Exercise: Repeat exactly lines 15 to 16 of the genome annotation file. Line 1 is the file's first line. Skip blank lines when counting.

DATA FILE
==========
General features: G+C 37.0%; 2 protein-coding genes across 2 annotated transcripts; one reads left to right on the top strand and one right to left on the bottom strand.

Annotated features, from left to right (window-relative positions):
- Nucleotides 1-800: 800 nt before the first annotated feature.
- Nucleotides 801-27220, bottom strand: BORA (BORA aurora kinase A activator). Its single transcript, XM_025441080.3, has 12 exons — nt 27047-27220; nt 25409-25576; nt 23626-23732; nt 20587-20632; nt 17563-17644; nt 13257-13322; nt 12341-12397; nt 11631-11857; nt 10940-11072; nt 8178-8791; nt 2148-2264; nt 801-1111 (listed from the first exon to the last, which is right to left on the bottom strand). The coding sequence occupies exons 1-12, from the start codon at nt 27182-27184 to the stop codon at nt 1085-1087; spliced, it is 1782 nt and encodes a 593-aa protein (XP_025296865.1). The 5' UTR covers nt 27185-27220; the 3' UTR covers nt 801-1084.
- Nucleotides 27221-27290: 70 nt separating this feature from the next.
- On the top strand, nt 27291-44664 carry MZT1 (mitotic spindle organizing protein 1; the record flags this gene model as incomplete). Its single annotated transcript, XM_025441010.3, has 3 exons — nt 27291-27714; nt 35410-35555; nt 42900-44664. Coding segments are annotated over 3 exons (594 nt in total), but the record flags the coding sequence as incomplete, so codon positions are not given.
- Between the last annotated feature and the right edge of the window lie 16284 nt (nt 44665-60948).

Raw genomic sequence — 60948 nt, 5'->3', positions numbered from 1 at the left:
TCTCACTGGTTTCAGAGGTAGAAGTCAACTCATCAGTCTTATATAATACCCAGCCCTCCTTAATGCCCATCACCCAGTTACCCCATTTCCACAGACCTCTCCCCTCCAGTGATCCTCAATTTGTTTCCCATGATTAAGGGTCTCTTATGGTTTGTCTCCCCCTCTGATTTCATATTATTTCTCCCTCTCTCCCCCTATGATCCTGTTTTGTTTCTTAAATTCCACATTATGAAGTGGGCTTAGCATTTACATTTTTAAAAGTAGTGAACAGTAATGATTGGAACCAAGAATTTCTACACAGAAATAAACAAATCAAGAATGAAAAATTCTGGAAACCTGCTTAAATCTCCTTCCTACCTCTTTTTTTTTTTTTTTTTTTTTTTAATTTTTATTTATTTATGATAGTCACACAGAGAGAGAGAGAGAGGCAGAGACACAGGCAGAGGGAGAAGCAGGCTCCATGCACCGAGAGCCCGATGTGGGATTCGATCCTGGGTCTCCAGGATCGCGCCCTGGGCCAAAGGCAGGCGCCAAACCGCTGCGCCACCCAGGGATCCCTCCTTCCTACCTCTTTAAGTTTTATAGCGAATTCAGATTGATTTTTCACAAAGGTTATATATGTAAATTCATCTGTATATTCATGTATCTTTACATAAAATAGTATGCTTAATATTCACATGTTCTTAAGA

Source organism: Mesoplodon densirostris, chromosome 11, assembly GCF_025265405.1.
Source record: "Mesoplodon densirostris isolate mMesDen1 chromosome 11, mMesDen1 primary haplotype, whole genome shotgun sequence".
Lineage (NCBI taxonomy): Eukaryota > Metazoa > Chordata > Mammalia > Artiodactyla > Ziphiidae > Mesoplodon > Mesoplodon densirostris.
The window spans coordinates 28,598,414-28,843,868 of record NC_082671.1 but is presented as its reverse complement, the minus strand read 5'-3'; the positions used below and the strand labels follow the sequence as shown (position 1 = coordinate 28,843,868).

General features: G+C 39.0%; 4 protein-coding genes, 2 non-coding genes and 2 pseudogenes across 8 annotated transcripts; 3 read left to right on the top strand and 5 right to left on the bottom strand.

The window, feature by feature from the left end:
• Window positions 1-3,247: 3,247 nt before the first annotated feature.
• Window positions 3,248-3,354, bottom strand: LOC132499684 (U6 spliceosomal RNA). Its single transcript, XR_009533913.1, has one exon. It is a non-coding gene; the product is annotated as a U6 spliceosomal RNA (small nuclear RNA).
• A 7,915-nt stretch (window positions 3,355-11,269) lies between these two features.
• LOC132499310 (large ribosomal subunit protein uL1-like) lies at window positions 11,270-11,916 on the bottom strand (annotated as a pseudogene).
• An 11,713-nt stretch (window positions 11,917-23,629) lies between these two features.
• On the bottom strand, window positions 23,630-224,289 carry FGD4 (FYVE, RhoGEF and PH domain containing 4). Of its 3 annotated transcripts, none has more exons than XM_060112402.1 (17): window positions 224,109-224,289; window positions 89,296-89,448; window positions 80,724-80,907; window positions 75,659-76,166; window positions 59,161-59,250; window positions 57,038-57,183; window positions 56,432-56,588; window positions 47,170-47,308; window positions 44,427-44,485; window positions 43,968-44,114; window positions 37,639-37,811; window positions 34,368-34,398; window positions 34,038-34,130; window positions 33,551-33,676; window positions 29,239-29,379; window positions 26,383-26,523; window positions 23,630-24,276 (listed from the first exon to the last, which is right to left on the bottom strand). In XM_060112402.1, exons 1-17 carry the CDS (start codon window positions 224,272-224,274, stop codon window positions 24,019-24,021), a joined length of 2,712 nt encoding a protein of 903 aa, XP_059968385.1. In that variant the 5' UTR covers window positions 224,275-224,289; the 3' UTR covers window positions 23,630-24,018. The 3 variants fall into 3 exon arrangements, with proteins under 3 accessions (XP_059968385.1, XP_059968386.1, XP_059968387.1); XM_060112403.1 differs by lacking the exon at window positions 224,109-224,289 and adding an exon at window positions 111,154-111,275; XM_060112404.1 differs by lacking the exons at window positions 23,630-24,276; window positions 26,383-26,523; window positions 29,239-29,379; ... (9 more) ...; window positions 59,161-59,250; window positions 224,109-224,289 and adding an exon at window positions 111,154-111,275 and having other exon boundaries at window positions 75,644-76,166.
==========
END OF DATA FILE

The window, feature by feature from the left end:
• Window positions 1-3,247: 3,247 nt before the first annotated feature.